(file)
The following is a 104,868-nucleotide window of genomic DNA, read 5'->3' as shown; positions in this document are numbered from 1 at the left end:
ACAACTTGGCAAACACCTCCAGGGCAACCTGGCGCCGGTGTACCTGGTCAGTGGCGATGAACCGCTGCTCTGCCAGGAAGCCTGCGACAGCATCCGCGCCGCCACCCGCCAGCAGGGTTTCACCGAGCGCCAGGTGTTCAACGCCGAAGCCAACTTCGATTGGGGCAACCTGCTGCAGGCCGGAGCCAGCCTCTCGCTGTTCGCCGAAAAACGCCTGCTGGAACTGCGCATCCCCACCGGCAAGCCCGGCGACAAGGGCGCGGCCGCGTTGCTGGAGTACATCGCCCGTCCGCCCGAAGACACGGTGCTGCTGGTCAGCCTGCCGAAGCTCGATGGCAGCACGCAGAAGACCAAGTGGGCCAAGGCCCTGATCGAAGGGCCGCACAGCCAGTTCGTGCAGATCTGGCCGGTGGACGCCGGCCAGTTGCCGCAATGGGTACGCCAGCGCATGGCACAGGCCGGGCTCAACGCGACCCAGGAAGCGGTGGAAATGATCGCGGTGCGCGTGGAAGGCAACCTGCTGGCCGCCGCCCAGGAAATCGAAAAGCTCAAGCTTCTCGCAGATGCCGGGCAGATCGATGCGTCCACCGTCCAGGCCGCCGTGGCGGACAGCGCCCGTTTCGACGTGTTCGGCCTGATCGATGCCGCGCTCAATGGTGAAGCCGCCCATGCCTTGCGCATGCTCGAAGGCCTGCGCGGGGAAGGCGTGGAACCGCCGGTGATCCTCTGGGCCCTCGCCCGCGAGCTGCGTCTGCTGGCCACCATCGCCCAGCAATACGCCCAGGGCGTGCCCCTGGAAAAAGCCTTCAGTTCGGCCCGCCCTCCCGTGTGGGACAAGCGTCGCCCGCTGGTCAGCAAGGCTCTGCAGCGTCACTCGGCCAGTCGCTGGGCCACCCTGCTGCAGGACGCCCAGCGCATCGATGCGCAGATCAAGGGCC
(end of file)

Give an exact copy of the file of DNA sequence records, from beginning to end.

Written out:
The following is a 104,868-nucleotide window of genomic DNA, read 5'->3' as shown; positions in this document are numbered from 1 at the left end:
ACAACTTGGCAAACACCTCCAGGGCAACCTGGCGCCGGTGTACCTGGTCAGTGGCGATGAACCGCTGCTCTGCCAGGAAGCCTGCGACAGCATCCGCGCCGCCACCCGCCAGCAGGGTTTCACCGAGCGCCAGGTGTTCAACGCCGAAGCCAACTTCGATTGGGGCAACCTGCTGCAGGCCGGAGCCAGCCTCTCGCTGTTCGCCGAAAAACGCCTGCTGGAACTGCGCATCCCCACCGGCAAGCCCGGCGACAAGGGCGCGGCCGCGTTGCTGGAGTACATCGCCCGTCCGCCCGAAGACACGGTGCTGCTGGTCAGCCTGCCGAAGCTCGATGGCAGCACGCAGAAGACCAAGTGGGCCAAGGCCCTGATCGAAGGGCCGCACAGCCAGTTCGTGCAGATCTGGCCGGTGGACGCCGGCCAGTTGCCGCAATGGGTACGCCAGCGCATGGCACAGGCCGGGCTCAACGCGACCCAGGAAGCGGTGGAAATGATCGCGGTGCGCGTGGAAGGCAACCTGCTGGCCGCCGCCCAGGAAATCGAAAAGCTCAAGCTTCTCGCAGATGCCGGGCAGATCGATGCGTCCACCGTCCAGGCCGCCGTGGCGGACAGCGCCCGTTTCGACGTGTTCGGCCTGATCGATGCCGCGCTCAATGGTGAAGCCGCCCATGCCTTGCGCATGCTCGAAGGCCTGCGCGGGGAAGGCGTGGAACCGCCGGTGATCCTCTGGGCCCTCGCCCGCGAGCTGCGTCTGCTGGCCACCATCGCCCAGCAATACGCCCAGGGCGTGCCCCTGGAAAAAGCCTTCAGTTCGGCCCGCCCTCCCGTGTGGGACAAGCGTCGCCCGCTGGTCAGCAAGGCTCTGCAGCGTCACTCGGCCAGTCGCTGGGCCACCCTGCTGCAGGACGCCCAGCGCATCGATGCGCAGATCAAGGGCC